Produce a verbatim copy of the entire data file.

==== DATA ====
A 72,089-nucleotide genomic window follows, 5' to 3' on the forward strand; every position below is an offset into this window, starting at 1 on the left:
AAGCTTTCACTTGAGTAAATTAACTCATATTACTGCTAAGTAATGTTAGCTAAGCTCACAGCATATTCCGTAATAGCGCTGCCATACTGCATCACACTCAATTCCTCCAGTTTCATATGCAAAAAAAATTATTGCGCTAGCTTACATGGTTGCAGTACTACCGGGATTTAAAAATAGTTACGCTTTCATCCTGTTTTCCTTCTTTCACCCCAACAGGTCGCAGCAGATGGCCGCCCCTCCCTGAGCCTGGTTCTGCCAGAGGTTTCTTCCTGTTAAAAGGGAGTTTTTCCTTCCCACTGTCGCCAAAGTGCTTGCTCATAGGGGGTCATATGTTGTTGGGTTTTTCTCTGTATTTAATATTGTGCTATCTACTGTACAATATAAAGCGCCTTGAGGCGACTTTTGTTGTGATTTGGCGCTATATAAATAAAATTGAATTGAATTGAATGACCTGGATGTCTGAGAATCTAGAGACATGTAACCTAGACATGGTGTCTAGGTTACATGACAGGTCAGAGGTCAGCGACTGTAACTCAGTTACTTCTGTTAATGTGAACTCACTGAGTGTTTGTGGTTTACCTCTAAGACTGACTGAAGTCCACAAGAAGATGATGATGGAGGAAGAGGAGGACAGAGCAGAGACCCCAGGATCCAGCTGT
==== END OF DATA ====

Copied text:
A 72,089-nucleotide genomic window follows, 5' to 3' on the forward strand; every position below is an offset into this window, starting at 1 on the left:
AAGCTTTCACTTGAGTAAATTAACTCATATTACTGCTAAGTAATGTTAGCTAAGCTCACAGCATATTCCGTAATAGCGCTGCCATACTGCATCACACTCAATTCCTCCAGTTTCATATGCAAAAAAAATTATTGCGCTAGCTTACATGGTTGCAGTACTACCGGGATTTAAAAATAGTTACGCTTTCATCCTGTTTTCCTTCTTTCACCCCAACAGGTCGCAGCAGATGGCCGCCCCTCCCTGAGCCTGGTTCTGCCAGAGGTTTCTTCCTGTTAAAAGGGAGTTTTTCCTTCCCACTGTCGCCAAAGTGCTTGCTCATAGGGGGTCATATGTTGTTGGGTTTTTCTCTGTATTTAATATTGTGCTATCTACTGTACAATATAAAGCGCCTTGAGGCGACTTTTGTTGTGATTTGGCGCTATATAAATAAAATTGAATTGAATTGAATGACCTGGATGTCTGAGAATCTAGAGACATGTAACCTAGACATGGTGTCTAGGTTACATGACAGGTCAGAGGTCAGCGACTGTAACTCAGTTACTTCTGTTAATGTGAACTCACTGAGTGTTTGTGGTTTACCTCTAAGACTGACTGAAGTCCACAAGAAGATGATGATGGAGGAAGAGGAGGACAGAGCAGAGACCCCAGGATCCAGCTGT